Retroperitoneal mucinous cystadenoma with borderline focuses is an extremely rare tumor. So far, only 14 cases have been reported in the literature , all but one among them were reported in women. Our observation concerns the second male patient affected with this pathological disorder (worldwide). The characteristics of the reported cases are summarized in table 1. Cases include women aged 17 to 48 years and one man who was 63. The mean age is 39 years., All patients were admitted for flank pain with an abdominal distension. Unlike the above cases, the patient subject of the present study, who was 44, presented abdominal pains with a right hypochondric process.
Radiologically, retroperitoneal mucinous cystadenoma presents a cystic formation, uni or bilocular repressing the organs around .
The differential diagnosis with retroperitoneal mucinous cystadenoma is made with lymphangioma, kystic teratoma, lymphocela, urinoma, kystic mesothelioma . The tumor diagnosis lays on anatomopathologic exam .
Macroscopically, we notice several cysts with different sizes from 6 to 33 cm (mean of 14), surrounded by a thin capsule, with no communication with the neighbouring organs. When opened, the cysts have a gelatinous content, they may be uni or multilocular and contain vegetations.
A correct sampling of the resection piece is necessary in order to search for a borderline or a carcinomatous focus .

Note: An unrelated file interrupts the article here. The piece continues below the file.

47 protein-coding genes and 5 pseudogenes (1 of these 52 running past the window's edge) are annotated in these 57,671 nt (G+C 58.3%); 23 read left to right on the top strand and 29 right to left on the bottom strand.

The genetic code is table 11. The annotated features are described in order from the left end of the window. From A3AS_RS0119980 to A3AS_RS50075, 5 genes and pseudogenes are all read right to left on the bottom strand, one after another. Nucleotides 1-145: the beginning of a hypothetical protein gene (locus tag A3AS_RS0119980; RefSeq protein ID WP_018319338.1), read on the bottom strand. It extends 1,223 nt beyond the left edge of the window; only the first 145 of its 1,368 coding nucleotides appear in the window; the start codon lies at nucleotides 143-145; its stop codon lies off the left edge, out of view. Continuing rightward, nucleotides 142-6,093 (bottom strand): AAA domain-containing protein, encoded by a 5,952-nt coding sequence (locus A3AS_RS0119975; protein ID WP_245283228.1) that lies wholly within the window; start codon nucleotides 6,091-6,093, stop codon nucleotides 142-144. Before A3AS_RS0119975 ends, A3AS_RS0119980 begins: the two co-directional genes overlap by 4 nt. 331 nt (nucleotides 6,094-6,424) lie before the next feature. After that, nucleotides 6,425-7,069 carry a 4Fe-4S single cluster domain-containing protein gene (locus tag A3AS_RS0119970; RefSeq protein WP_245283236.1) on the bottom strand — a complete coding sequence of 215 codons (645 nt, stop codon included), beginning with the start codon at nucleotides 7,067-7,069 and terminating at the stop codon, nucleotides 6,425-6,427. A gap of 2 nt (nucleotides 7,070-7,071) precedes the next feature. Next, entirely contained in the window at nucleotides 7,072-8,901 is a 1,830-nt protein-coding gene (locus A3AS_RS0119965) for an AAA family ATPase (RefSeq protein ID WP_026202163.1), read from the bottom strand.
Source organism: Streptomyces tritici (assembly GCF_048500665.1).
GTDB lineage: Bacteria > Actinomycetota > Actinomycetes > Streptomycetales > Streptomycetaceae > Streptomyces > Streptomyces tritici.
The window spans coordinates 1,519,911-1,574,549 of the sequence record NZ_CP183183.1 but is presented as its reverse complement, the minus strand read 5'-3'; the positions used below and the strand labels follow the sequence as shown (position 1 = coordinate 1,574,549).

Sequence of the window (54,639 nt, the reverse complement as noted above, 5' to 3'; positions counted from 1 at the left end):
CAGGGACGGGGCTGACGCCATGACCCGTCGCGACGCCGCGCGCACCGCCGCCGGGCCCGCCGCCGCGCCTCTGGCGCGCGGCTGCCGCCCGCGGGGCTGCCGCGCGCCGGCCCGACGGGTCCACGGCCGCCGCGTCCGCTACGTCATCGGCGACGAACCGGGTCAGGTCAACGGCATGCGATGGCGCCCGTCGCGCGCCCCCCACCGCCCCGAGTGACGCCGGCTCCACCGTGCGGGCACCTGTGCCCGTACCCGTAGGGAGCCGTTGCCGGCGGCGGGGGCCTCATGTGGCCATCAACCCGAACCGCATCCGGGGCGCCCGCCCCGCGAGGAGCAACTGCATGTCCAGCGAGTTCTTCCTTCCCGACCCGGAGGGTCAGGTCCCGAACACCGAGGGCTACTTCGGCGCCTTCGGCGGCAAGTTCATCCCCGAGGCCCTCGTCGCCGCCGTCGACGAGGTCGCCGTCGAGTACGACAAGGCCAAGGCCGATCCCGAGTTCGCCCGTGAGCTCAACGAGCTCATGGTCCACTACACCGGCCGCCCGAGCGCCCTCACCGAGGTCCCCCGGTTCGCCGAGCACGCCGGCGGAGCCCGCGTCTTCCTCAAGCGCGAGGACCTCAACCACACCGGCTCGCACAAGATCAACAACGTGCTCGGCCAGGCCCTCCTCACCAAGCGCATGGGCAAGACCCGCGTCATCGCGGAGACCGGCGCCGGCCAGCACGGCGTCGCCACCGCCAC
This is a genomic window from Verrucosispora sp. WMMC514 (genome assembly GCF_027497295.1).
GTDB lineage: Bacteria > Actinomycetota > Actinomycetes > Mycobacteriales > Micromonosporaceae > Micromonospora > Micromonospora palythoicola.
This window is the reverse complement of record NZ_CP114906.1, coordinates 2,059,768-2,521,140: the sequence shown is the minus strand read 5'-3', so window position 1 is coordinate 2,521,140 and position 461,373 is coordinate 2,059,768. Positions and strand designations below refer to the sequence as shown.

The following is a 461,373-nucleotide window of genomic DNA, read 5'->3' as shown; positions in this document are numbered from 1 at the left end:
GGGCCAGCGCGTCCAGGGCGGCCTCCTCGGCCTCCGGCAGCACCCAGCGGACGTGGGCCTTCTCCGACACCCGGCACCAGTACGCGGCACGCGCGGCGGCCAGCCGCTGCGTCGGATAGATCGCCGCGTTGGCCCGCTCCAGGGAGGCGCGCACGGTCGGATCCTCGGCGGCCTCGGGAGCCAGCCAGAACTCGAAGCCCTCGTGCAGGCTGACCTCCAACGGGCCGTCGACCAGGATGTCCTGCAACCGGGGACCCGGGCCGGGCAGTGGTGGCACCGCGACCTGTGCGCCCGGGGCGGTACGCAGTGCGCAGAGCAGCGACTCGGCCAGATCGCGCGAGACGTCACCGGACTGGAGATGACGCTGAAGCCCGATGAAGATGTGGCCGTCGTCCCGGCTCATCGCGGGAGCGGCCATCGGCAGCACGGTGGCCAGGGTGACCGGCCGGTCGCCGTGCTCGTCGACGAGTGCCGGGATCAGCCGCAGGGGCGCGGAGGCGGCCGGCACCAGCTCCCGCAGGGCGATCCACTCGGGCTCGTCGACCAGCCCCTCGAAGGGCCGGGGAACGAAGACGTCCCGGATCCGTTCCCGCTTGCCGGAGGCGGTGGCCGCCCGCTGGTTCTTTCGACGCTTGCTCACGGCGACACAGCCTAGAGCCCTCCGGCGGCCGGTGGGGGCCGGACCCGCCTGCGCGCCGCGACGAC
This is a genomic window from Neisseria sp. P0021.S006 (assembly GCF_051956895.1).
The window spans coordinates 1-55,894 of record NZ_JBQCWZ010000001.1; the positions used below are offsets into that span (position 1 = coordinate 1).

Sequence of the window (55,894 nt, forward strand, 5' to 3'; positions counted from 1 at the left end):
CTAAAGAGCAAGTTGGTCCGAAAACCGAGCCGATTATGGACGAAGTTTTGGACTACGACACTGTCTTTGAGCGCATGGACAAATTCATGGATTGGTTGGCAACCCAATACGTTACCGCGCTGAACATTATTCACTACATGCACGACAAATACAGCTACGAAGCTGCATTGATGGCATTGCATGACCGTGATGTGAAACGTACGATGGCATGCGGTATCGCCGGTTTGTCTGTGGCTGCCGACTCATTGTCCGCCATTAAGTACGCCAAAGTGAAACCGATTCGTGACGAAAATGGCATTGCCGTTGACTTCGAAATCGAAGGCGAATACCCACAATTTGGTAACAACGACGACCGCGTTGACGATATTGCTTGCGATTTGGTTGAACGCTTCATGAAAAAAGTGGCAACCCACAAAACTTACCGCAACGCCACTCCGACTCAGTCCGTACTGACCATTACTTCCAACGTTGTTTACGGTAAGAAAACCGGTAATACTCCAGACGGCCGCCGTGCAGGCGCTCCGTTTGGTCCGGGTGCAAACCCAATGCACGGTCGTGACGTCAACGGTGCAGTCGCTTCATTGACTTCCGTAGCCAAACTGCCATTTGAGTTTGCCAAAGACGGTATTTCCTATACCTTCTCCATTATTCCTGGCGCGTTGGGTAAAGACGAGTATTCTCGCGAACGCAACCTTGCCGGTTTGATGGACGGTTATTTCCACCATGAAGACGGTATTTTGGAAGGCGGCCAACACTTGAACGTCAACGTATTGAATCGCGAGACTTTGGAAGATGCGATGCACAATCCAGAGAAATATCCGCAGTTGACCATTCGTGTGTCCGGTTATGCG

Microscopically, the tumor resembles ovarian mucinous cystic neoplasms. The cyst locules are lined mainly by a single row of mucin-secreting columnar epithelium. The lining epithelium show mild to moderate stratification (not more than 4 layers thick) with mild to moderate cytologic atypia with no evidence of stromal invasion.
The immunohistochemitry analysis shows a positive match to CK7 and CK20 antibodies. This is the same profile encounted in ovary mucinous tumors .
The histogenesis of this tumor is still unkown. Several theories do exist. For some authors , retroperitoneal mucinous cystadenoma develops at the expense of ectopic or auxiliary ovary in retroperitoneal position. For others, the origin is a monodermic teratoma with mucinous epithelium proliferation .
The latest hypothesis concerns a metaplasic origin of the cysts: they may develop from a coelomic epithelium . During the embryogenesis, coelomic epithelium converts to peritoneal mesothelium and ovarian germinal epithelium. Peritoneal mesothelium seems to keep the same differentiation properties than ovarian epithelial tumors . The similarity of immunohistochemical and ultrastructural profiles with ovarian mucinous tumors supports this hypothesis.
The management of this tumor requires a large surgical exeresis by a complete enucleation [2, 8, 9], with a long term follow up, especially when borderline foci are found, to prevent relapses or malignant degeneration .
The postoperative evolution is generally well . One case on 14 developed metastases to mediastinal lymph nodes, 4 years after surgery, and another presented a paraovarian relapse 21 months after the resection.